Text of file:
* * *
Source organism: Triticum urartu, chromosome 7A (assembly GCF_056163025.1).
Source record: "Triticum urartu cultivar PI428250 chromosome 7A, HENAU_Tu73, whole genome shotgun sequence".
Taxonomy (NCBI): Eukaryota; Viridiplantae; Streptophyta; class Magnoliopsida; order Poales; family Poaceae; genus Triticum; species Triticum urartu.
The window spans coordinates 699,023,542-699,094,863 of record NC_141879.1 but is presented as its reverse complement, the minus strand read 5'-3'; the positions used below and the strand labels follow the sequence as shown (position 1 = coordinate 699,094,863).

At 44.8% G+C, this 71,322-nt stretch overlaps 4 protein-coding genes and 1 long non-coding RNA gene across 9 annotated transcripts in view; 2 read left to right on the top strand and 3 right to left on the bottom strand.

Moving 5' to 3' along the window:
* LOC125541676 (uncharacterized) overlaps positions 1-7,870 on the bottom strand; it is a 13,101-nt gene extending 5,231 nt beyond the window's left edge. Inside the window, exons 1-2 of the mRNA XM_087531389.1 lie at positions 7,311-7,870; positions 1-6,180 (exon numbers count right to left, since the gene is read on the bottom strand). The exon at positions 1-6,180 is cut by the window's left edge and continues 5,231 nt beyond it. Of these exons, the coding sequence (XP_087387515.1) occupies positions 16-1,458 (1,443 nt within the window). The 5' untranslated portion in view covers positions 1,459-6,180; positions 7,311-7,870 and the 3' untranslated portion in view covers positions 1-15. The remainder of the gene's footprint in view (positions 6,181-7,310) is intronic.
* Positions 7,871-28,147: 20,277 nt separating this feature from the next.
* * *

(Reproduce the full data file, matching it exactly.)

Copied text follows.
Source organism: Triticum urartu, chromosome 7A (assembly GCF_056163025.1).
Source record: "Triticum urartu cultivar PI428250 chromosome 7A, HENAU_Tu73, whole genome shotgun sequence".
Taxonomy (NCBI): Eukaryota; Viridiplantae; Streptophyta; class Magnoliopsida; order Poales; family Poaceae; genus Triticum; species Triticum urartu.
The window spans coordinates 699,023,542-699,094,863 of record NC_141879.1 but is presented as its reverse complement, the minus strand read 5'-3'; the positions used below and the strand labels follow the sequence as shown (position 1 = coordinate 699,094,863).

At 44.8% G+C, this 71,322-nt stretch overlaps 4 protein-coding genes and 1 long non-coding RNA gene across 9 annotated transcripts in view; 2 read left to right on the top strand and 3 right to left on the bottom strand.

Moving 5' to 3' along the window:
* LOC125541676 (uncharacterized) overlaps positions 1-7,870 on the bottom strand; it is a 13,101-nt gene extending 5,231 nt beyond the window's left edge. Inside the window, exons 1-2 of the mRNA XM_087531389.1 lie at positions 7,311-7,870; positions 1-6,180 (exon numbers count right to left, since the gene is read on the bottom strand). The exon at positions 1-6,180 is cut by the window's left edge and continues 5,231 nt beyond it. Of these exons, the coding sequence (XP_087387515.1) occupies positions 16-1,458 (1,443 nt within the window). The 5' untranslated portion in view covers positions 1,459-6,180; positions 7,311-7,870 and the 3' untranslated portion in view covers positions 1-15. The remainder of the gene's footprint in view (positions 6,181-7,310) is intronic.
* Positions 7,871-28,147: 20,277 nt separating this feature from the next.